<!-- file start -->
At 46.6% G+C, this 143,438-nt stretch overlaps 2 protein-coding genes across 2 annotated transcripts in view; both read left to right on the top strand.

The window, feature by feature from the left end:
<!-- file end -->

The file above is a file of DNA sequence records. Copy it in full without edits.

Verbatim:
At 46.6% G+C, this 143,438-nt stretch overlaps 2 protein-coding genes across 2 annotated transcripts in view; both read left to right on the top strand.

The window, feature by feature from the left end: